Laplace transformations

1. Oct 15, 2008

kasse

I'm trying to transform some functions. These two I haven't succeeded transforming:

f(t) = cos((omega)t + tetha)

f(t) = sint*cost

Also, I need help to find the inverse transform of this function:

F(s) = 8 / (s^2 + 4s)

2. Oct 15, 2008

Dick

Show us what you tried. It looks to me like you can just take the definition of the laplace transform and integrate by parts twice for the first one.

3. Oct 15, 2008

eugenius

Hey Dick, I have the same question, laplace of cos(t). I did the integration by parts twice and got to the point where I need to take the limit. Now thats where I'm stuck. There is no limit of cosine and sine. They diverge to infinity. Rather they are bounded between 1 and -1. So what do I do?

Here is my solution.

http://i67.photobucket.com/albums/h304/john_ukranian/48maths.jpg

Too large to paste as an image. Its long but very very clearly defined what I did.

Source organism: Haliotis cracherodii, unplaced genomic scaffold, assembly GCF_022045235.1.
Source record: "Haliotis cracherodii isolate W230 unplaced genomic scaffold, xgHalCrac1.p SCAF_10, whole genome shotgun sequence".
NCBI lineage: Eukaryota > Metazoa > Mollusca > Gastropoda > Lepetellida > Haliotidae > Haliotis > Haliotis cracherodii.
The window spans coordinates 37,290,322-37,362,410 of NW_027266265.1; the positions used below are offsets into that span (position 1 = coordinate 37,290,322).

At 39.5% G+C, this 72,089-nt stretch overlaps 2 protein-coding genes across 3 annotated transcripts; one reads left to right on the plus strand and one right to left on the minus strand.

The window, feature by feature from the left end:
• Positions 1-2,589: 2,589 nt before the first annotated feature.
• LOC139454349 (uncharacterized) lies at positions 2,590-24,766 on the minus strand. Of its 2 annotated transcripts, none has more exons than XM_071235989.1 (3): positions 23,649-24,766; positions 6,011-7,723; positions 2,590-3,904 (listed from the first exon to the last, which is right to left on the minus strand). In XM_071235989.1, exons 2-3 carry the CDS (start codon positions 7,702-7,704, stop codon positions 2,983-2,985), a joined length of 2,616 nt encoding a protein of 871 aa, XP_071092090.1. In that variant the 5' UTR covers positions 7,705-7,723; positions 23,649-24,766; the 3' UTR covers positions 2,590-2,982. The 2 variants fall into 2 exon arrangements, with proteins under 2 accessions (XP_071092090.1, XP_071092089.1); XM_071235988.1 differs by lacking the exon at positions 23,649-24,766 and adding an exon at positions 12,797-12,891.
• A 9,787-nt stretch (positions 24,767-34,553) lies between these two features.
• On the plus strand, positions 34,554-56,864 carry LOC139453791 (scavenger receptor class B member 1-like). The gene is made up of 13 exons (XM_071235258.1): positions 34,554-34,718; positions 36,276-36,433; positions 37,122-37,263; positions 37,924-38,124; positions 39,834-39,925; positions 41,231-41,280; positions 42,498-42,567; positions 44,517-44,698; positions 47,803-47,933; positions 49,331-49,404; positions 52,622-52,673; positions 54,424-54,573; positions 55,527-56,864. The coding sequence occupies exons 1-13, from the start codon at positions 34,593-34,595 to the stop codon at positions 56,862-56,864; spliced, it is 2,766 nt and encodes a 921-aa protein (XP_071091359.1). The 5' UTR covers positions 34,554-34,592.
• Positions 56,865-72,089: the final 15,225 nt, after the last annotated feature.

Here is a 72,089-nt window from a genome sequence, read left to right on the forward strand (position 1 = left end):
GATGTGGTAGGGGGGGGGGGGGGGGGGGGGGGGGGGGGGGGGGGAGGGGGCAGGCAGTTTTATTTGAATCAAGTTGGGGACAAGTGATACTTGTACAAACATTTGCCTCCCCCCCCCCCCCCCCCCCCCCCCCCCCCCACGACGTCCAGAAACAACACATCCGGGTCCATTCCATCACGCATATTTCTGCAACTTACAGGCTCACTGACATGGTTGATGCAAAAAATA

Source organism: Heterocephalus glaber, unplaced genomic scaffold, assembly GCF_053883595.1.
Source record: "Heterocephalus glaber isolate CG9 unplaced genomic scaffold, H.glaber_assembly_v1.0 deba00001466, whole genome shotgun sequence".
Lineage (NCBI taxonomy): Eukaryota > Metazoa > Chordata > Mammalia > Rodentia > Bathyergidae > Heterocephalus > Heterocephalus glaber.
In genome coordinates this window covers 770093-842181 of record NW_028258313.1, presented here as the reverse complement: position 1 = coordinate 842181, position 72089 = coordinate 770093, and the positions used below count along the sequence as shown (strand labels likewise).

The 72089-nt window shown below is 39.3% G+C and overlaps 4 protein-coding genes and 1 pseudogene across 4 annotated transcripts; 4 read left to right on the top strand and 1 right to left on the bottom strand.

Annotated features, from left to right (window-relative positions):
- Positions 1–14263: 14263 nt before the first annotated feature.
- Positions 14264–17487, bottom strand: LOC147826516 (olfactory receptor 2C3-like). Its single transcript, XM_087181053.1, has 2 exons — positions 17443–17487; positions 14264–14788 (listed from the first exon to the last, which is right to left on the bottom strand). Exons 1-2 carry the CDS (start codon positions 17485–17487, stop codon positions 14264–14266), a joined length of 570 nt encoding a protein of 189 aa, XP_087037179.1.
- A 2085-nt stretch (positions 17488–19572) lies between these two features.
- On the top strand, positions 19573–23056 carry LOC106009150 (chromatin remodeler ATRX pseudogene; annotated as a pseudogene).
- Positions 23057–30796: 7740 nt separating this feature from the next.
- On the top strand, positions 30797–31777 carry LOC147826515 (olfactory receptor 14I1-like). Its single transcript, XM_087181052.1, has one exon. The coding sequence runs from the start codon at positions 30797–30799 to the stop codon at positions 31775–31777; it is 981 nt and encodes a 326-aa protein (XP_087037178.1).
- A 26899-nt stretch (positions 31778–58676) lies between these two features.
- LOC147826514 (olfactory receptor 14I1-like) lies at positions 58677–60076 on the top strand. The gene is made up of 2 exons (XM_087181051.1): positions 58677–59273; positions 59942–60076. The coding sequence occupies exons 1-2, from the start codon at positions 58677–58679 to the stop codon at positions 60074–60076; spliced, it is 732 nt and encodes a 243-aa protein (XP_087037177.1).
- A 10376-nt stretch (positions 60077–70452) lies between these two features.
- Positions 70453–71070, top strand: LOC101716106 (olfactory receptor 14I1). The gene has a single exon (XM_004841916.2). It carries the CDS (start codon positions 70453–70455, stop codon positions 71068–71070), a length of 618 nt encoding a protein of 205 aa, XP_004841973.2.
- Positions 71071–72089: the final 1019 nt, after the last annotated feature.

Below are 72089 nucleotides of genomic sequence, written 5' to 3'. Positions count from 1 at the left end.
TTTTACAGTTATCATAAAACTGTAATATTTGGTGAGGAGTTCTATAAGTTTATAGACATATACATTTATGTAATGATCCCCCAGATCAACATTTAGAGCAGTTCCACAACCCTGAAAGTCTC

Thanks for the help in advance.

Edit: You can go ahead and write on my image to show mistakes. I noticed that I forgot about the 1/s when subtracting the integral from both sides. That should make a difference, but it still doesnt help with the limit as b goes to infinity.

I know I made mistakes, what are they exactly though.

Last edited: Oct 15, 2008
4. Oct 15, 2008

Dick

The limits are not a problem sin(t) and cos(t) may oscillate but lim e^(-st) -> 0 at infinity. So evaluated between 0 and infinity sin(t)e^(-st) gives 0 and cos(t)e^(-st) gives -1. And the laplace transform of cos(t) is s/(1+s^2). That's what you are looking for. If A=laplace transform of cos(t), then the integration by parts should lead you to the conclusion A=1/s-A/s^2. Now solve for A.